The ladies I have been selling the stones to will invest a couple hours in some really intricate wire work and sell the piece for $40-$50. I take a bag of petrified wood every Saturday and can always sell a few pieces for wrapping. So far I have recouped my initial investment for the tumblers and grit and have made that much more in profit. So don't underestimate how valuable a few handfuls of pretty rocks can be. 

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2 hours ago, Bedrock Bob said:

That is a cool piece! The grain was really retained as the wood mineralized.

In my experience opalized wood or bone often has a soft, white, almost chalky cortex. It also retains the grain or vascular structure more than agatized wood. Consequently many of the shapes you find will be "splits" just like little pieces of wood.

I think yours probably splintered off from a larger rock. I think the white tip on that piece represents the cortex of the original, larger opalized stone. The colored portion represents the interior of the original stone.

 

….

Back when I was a young hippie kid I used to wear a little petrified wood "split" on a cord around my neck. It was a popular piece of bohemian jewelry back in the day. 

Nowdays at the Farmers Market you can find the long little pieces of wood tumble polished and wire wrapped. They are getting really popular again and can be more valuable that you think. Opalized and agatized wood and bone are some of the easiest stones to get a nice finish on and people really snap them up. The artists at the market are always after the long shapes to wrap as pendants and the thin flakes to drill as ear rings. They are really in demand.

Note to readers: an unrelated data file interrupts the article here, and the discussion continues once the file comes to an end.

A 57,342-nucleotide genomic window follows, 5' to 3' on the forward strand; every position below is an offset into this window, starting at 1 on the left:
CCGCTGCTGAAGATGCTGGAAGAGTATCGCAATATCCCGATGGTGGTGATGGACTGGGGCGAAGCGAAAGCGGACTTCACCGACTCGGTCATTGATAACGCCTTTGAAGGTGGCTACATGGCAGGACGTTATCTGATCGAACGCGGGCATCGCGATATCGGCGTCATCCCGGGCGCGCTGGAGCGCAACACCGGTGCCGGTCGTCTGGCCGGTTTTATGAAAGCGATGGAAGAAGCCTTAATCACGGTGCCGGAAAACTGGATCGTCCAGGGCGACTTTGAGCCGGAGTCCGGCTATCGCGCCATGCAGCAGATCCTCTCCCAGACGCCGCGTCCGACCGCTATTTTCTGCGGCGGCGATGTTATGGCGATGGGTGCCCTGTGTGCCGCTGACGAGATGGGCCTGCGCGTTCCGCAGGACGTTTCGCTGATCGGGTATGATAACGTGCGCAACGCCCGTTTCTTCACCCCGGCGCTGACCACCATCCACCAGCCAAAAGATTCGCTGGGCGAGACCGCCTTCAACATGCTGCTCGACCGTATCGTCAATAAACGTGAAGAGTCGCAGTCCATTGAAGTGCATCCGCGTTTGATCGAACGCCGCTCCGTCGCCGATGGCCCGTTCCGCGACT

I have sold several pounds of petrified wood for wire wrapping in the past year. All as individual pieces for pendants or thin paired flakes for earrings. All of them wood similar to your specimen (although none retaining such nice sharp corners and even faces like yours). A gold pan full of polished pieces can be worth several hundred dollars at $1-$3 per stone.

The ladies I have been selling the stones to will invest a couple hours in some really intricate wire work and sell the piece for $40-$50. I take a bag of petrified wood every Saturday and can always sell a few pieces for wrapping. So far I have recouped my initial investment for the tumblers and grit and have made that much more in profit. So don't underestimate how valuable a few handfuls of pretty rocks can be. 

Hey Bob, thanks for your comments, i get what you mean about the piece splitting off of a larger stone seems to make sense. I still am leaning towards cave man's fire stick, but i know your opinion is a good one. I am pretty sure there is no opal in this wood, it is fully agatized. I think your right though that it could have split off a bigger stone. 

Thanks for sharing your ideas on turning some fossil wood into product for market. I am at the stage of gathering and hope to tool up this summer, so i am just getting started in some ways.  h.t.  :thumbsupanim